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The Academy's Sci Tech Awards Celebrate Artists Behind The Scenes

Sonia Gumuchian |
February 17, 2014 | 3:58 p.m. PST

Staff Reporter

Kristen Bell and Michael B. Jordan (©A.M.P.A.S. | Michael Yada
Kristen Bell and Michael B. Jordan (©A.M.P.A.S. | Michael Yada

Kristen Bell and Michael B. Jordan hosted last Saturday's Scientific and Technical Awards held at The Beverly Hills Hotel. Usually held two weeks prior to the Oscars, the Sci Tech awards aim to recognize and congratulate the ground-breaking engineers and scientists who make digital film design possible.

This year, Peter W. Anderson's innovative work in 3D technology earned him the Gordon E. Sawyer Award, as his work for over forty years has impacted such films as "Tron" and "Close Encounters of the Third Kind." Charles "Tad" Marburg, The Vice President of Operations for the Digital Cinema Distribution Coalition, was honored with the John A. Bonner Medal of Commendation for his career of "outstanding service and dedication." 

Among these distinguished recipients included the charming group of Jan Sperling, Etienne Brandt, Tony Postiau, and Emmanuel Prévinaire for their development of the "Flying-Cam." The radio-controlled Flying-Cam makes it possible for filmmakers to capture special aerial shots. It was a pleasure to watch the group's sense of showmanship, as they all wore matching pins representing their flying-cam invention while creatively posing. 

Charles "Tad" Marburg (left) and Peter W. Anderson (NeonTommy|Sonia Gumuchian)
Charles "Tad" Marburg (left) and Peter W. Anderson (NeonTommy|Sonia Gumuchian)
Various award winners who walked the red carpet came from all over the globe, as recipients came from countries such as Australia, Belgium, Canada and the UK.

Bell used her charm and wit to convey the importance of technology in movies. 

"As an actor, you're hired to say the words with some sense of authenticity. There are a thousand other people involved in the production and you're hoping that they're striving to be as believable as you're striving to be," said Bell.  

"When you have geniuses sitting at a computer somewhere in the world that are creating programs that make it look like bombs are going off or avatars exist. it only makes you more excited to be a part of this industry because everyone is telling the story better. When someone goes to a movie theater and is witnessing something happening in front of them that is not actually happening and they're convinced- It's exciting," Bell also commented.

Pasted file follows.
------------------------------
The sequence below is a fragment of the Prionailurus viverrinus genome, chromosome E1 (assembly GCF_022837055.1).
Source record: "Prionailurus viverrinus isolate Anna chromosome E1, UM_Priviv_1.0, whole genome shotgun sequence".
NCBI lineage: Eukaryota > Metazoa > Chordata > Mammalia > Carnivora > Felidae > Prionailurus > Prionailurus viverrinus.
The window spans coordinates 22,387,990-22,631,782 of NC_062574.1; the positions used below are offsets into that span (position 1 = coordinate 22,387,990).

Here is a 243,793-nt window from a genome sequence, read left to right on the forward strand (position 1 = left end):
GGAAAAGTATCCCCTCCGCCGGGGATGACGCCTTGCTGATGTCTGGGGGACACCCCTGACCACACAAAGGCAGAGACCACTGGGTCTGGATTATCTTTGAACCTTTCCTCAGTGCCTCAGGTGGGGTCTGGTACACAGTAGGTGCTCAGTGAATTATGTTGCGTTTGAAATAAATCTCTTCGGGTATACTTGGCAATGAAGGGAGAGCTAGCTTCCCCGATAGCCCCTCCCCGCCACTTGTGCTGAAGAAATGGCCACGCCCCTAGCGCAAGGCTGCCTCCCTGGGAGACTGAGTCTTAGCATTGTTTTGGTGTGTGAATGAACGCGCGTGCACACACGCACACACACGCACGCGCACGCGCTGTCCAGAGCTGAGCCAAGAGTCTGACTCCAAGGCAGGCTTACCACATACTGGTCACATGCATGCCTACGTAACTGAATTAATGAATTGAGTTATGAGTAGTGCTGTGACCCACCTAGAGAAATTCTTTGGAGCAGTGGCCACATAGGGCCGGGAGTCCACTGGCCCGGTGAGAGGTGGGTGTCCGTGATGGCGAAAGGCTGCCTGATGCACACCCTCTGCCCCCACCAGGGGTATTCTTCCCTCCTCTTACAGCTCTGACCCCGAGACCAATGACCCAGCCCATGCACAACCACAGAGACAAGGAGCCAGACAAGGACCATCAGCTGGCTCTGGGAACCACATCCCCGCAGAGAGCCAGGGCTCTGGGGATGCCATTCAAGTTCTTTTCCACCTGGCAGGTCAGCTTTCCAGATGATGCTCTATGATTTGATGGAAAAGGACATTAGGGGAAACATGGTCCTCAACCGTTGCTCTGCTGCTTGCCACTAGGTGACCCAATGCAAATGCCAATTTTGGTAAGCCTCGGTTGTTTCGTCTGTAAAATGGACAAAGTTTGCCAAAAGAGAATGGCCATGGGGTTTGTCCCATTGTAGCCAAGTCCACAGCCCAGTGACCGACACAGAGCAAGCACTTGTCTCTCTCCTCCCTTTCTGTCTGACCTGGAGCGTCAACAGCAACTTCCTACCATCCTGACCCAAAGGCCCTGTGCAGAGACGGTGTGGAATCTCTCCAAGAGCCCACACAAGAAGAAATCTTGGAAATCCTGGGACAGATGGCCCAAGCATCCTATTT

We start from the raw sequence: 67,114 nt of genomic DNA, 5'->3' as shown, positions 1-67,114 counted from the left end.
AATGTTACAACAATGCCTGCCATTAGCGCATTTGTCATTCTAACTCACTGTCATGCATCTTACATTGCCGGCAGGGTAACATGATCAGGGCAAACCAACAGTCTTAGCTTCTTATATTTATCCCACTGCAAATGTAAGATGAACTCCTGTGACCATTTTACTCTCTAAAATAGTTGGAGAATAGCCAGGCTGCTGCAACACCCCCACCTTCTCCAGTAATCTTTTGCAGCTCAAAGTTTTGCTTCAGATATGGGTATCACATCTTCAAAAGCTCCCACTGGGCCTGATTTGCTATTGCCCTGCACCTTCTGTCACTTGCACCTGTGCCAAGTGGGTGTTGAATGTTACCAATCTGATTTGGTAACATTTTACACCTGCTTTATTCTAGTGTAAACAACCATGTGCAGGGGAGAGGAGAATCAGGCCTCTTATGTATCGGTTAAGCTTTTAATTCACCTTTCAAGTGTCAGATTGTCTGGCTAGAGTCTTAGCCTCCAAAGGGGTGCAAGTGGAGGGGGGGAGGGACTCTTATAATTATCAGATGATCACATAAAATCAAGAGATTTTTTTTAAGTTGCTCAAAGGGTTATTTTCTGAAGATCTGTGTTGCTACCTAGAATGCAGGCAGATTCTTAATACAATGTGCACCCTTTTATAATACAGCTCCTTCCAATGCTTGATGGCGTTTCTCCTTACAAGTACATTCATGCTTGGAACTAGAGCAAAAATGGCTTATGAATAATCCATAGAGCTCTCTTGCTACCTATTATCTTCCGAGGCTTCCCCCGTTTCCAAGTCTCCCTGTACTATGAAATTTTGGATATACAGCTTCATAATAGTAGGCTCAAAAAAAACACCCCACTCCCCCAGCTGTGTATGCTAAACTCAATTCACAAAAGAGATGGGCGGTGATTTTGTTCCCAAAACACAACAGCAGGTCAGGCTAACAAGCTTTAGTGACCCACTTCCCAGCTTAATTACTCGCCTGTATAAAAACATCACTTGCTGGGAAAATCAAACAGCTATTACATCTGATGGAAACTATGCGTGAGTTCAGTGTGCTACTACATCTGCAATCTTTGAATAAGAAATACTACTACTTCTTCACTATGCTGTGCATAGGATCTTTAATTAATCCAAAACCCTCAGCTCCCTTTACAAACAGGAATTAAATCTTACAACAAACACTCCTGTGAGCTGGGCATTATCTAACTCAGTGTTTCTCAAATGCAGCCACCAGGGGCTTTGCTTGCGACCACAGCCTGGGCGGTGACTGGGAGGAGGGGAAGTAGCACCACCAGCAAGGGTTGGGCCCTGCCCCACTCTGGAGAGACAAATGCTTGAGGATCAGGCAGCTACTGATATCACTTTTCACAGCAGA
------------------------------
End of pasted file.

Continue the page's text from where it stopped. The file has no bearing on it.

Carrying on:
Jan Sperling, Emmanuel Prévinaire, Etienne Brandt and Tony Postiau. (NeonTommy|Sonia Gumuchian)
Jan Sperling, Emmanuel Prévinaire, Etienne Brandt and Tony Postiau. (NeonTommy|Sonia Gumuchian)

Bell went on to describe her opinion of the many artists enhancing our movie experience one new software at a time: "I have such a respect for all the artists that are not normally ackowledged- which is why I'm here. Because let's be very realistic- what they do is a whole lot harder than what I do."

Bell further acknowledged the brilliance of the night's nominees: "In my opinion, I couldn't begin to conceptualize- I can barely read tonight's teleprompter. I don't have a bad vocabulary, but even describing the programs is crazy. So I'm happy to acknowledge their hard work." 

The Scientific and Technical Awards provide a chance for Hollywood's unspoken heroes to celebrate the great strives they've taken in the film industry. Tony Stark wouldn't be able to fly, King Kong would never climb the Empire State Building, and Frozen's Olaf wouldn't talk if it wasn't for the countless program developers and engineers who continue to reshape the aesthetic of film.  

Follow Staff Reporter Sonia Gumuchian on Twitter here or reach her here.  



 

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